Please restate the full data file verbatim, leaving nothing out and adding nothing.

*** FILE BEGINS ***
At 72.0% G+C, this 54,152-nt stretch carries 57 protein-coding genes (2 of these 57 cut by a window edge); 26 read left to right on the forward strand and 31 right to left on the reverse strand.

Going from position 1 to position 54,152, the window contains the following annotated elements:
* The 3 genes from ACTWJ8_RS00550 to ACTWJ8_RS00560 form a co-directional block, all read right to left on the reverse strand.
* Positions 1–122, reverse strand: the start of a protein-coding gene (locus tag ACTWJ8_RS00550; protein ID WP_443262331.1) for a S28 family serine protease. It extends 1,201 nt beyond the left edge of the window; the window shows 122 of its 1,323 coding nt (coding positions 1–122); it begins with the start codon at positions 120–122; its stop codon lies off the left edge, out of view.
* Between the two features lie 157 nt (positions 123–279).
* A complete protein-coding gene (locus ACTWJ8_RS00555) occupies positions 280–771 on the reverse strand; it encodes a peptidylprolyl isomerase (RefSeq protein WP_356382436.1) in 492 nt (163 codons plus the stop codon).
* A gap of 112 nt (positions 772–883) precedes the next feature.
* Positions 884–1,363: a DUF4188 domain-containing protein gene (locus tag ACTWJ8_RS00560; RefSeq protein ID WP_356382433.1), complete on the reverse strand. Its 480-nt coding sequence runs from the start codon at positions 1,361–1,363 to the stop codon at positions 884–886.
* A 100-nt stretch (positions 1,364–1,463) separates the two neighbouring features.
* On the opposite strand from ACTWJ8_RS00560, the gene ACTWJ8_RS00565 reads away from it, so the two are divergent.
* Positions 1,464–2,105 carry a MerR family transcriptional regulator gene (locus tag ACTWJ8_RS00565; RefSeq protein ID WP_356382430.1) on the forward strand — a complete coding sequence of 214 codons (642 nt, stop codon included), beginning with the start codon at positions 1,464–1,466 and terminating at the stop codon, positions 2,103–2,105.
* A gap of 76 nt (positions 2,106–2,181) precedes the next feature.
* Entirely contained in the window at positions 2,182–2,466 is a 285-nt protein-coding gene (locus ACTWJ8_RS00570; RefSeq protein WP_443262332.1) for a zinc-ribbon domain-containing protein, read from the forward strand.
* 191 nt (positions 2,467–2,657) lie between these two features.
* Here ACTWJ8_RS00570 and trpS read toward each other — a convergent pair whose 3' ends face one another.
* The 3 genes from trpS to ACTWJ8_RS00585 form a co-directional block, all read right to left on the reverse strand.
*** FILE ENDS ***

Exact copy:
At 72.0% G+C, this 54,152-nt stretch carries 57 protein-coding genes (2 of these 57 cut by a window edge); 26 read left to right on the forward strand and 31 right to left on the reverse strand.

Going from position 1 to position 54,152, the window contains the following annotated elements:
* The 3 genes from ACTWJ8_RS00550 to ACTWJ8_RS00560 form a co-directional block, all read right to left on the reverse strand.
* Positions 1–122, reverse strand: the start of a protein-coding gene (locus tag ACTWJ8_RS00550; protein ID WP_443262331.1) for a S28 family serine protease. It extends 1,201 nt beyond the left edge of the window; the window shows 122 of its 1,323 coding nt (coding positions 1–122); it begins with the start codon at positions 120–122; its stop codon lies off the left edge, out of view.
* Between the two features lie 157 nt (positions 123–279).
* A complete protein-coding gene (locus ACTWJ8_RS00555) occupies positions 280–771 on the reverse strand; it encodes a peptidylprolyl isomerase (RefSeq protein WP_356382436.1) in 492 nt (163 codons plus the stop codon).
* A gap of 112 nt (positions 772–883) precedes the next feature.
* Positions 884–1,363: a DUF4188 domain-containing protein gene (locus tag ACTWJ8_RS00560; RefSeq protein ID WP_356382433.1), complete on the reverse strand. Its 480-nt coding sequence runs from the start codon at positions 1,361–1,363 to the stop codon at positions 884–886.
* A 100-nt stretch (positions 1,364–1,463) separates the two neighbouring features.
* On the opposite strand from ACTWJ8_RS00560, the gene ACTWJ8_RS00565 reads away from it, so the two are divergent.
* Positions 1,464–2,105 carry a MerR family transcriptional regulator gene (locus tag ACTWJ8_RS00565; RefSeq protein ID WP_356382430.1) on the forward strand — a complete coding sequence of 214 codons (642 nt, stop codon included), beginning with the start codon at positions 1,464–1,466 and terminating at the stop codon, positions 2,103–2,105.
* A gap of 76 nt (positions 2,106–2,181) precedes the next feature.
* Entirely contained in the window at positions 2,182–2,466 is a 285-nt protein-coding gene (locus ACTWJ8_RS00570; RefSeq protein WP_443262332.1) for a zinc-ribbon domain-containing protein, read from the forward strand.
* 191 nt (positions 2,467–2,657) lie between these two features.
* Here ACTWJ8_RS00570 and trpS read toward each other — a convergent pair whose 3' ends face one another.
* The 3 genes from trpS to ACTWJ8_RS00585 form a co-directional block, all read right to left on the reverse strand.